Event Title

Mica Minerals in a Ductile Shear Zone

Mentor 1

Dyanna Czeck

Start Date

10-5-2022 10:00 AM

Description

Faults are of particular interest to geologists due to their associated earthquakes and subsequent natural disasters. The Southern Iberian Shear Zone (SISZ) in Andalucía, Spain is a ductile shear zone—a deep-seated fault which deforms rocks without fracturing, between two tectonic plates which obliquely collided. The SZIZ was specifically chosen for this study because its surrounding formations have eroded enough to expose ductile deformation at the surface. The Pulo do Lobo (PdL) formation contains sedimentary rocks which have metamorphosed into metasedimentary quartzites and slates. Analysis of mineral content and deformation in thin section samples from the PdL formation may indicate localization of strain along the fault. Localization of deformation is related to differential stress within the fault, but it is also dependent on many factors including mineral composition and distribution, differing mineral properties, and grain size. The goal of this study is to better understand why deformation localizes on the mineral-scale; in order to do so, 28 samples of rock from the PdL formation will be photographed under a microscope, then clusters of mica minerals in each sample will be traced and analyzed for percent-composition and extent of deformation. These results can then be pieced together by correlating the samples by location relative to the fault, theoretically indicating greater deformation in samples nearest to the fault with a higher- percentile mica content and/or clustering. Mica minerals were specifically chosen for analysis due to their lower threshold for deformation as opposed to quartz, the other mineral group most prevalent in the samples; thus, mica minerals are preferred for determining the rock’s degree of deformation. In theory, deformation should be most prevalent closest to the fault , while samples further from the fault will have less observable deformation and dispersed mica grains.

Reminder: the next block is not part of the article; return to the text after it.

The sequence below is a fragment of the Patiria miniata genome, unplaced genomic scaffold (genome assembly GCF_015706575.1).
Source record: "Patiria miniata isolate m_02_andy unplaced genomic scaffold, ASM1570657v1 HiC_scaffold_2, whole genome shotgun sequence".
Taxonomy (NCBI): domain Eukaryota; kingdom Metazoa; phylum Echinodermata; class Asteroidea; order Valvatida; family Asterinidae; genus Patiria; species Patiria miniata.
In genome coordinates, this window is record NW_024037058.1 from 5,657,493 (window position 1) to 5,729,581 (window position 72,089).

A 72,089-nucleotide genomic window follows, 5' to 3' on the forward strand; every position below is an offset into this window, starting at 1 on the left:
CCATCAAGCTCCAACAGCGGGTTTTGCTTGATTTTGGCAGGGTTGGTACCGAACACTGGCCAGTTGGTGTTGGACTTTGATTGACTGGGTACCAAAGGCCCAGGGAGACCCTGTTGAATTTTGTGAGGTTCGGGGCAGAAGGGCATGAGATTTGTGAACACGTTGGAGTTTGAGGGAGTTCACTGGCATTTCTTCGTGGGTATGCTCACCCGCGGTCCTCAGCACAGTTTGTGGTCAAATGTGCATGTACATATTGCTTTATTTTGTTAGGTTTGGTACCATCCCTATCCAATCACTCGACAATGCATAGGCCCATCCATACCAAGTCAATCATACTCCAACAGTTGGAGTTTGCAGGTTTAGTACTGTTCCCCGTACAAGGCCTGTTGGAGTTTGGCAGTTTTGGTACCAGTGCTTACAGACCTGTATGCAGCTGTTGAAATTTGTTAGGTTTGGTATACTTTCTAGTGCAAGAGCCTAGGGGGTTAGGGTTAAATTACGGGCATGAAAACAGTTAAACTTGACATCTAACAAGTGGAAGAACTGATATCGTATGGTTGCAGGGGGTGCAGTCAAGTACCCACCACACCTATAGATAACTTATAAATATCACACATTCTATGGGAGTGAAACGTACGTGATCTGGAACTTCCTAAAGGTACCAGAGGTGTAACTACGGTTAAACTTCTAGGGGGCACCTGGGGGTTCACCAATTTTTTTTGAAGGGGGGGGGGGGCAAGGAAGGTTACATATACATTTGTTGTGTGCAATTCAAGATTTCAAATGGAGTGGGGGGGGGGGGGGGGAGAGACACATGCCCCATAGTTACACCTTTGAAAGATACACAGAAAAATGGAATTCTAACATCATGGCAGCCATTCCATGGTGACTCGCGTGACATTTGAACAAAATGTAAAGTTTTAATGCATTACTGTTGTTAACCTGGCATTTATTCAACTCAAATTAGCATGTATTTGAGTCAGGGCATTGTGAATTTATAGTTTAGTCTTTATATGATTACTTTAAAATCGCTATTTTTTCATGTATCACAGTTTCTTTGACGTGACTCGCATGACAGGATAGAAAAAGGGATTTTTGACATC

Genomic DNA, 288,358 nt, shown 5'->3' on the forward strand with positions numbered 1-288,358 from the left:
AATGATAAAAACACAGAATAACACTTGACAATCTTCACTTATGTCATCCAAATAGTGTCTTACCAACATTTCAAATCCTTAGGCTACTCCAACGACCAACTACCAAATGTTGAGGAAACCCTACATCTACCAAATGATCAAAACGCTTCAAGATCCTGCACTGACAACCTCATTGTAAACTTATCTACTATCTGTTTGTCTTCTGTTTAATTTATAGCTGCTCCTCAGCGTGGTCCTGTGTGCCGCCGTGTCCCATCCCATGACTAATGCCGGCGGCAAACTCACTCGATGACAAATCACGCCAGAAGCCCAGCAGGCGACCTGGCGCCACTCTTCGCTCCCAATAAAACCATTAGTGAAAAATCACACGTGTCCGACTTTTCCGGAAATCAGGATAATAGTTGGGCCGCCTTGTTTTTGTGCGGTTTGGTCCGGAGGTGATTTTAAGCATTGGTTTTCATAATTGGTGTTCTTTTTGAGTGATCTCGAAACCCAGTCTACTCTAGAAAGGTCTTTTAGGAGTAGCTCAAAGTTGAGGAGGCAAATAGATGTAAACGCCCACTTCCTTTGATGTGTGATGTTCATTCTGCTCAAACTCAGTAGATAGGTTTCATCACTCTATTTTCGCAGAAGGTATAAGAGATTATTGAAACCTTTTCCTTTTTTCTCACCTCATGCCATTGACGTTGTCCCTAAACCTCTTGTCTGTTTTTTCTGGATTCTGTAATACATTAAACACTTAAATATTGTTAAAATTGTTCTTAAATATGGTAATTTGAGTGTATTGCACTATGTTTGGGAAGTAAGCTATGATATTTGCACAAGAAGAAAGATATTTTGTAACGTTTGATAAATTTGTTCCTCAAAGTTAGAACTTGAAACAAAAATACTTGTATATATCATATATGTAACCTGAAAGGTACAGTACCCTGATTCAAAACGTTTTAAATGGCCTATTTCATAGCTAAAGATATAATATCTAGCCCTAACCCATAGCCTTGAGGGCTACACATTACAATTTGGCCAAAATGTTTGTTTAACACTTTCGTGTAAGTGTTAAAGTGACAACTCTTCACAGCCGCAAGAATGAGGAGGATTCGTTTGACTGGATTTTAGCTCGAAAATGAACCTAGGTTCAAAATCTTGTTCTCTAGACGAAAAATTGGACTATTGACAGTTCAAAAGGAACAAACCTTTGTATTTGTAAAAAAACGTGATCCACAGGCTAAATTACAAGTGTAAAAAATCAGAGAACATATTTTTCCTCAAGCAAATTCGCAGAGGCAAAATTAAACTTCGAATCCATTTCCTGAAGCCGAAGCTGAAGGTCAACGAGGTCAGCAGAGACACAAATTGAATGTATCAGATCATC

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May 10th, 10:00 AM

Mica Minerals in a Ductile Shear Zone

Faults are of particular interest to geologists due to their associated earthquakes and subsequent natural disasters. The Southern Iberian Shear Zone (SISZ) in Andalucía, Spain is a ductile shear zone—a deep-seated fault which deforms rocks without fracturing, between two tectonic plates which obliquely collided. The SZIZ was specifically chosen for this study because its surrounding formations have eroded enough to expose ductile deformation at the surface. The Pulo do Lobo (PdL) formation contains sedimentary rocks which have metamorphosed into metasedimentary quartzites and slates. Analysis of mineral content and deformation in thin section samples from the PdL formation may indicate localization of strain along the fault. Localization of deformation is related to differential stress within the fault, but it is also dependent on many factors including mineral composition and distribution, differing mineral properties, and grain size. The goal of this study is to better understand why deformation localizes on the mineral-scale; in order to do so, 28 samples of rock from the PdL formation will be photographed under a microscope, then clusters of mica minerals in each sample will be traced and analyzed for percent-composition and extent of deformation. These results can then be pieced together by correlating the samples by location relative to the fault, theoretically indicating greater deformation in samples nearest to the fault with a higher- percentile mica content and/or clustering. Mica minerals were specifically chosen for analysis due to their lower threshold for deformation as opposed to quartz, the other mineral group most prevalent in the samples; thus, mica minerals are preferred for determining the rock’s degree of deformation. In theory, deformation should be most prevalent closest to the fault , while samples further from the fault will have less observable deformation and dispersed mica grains.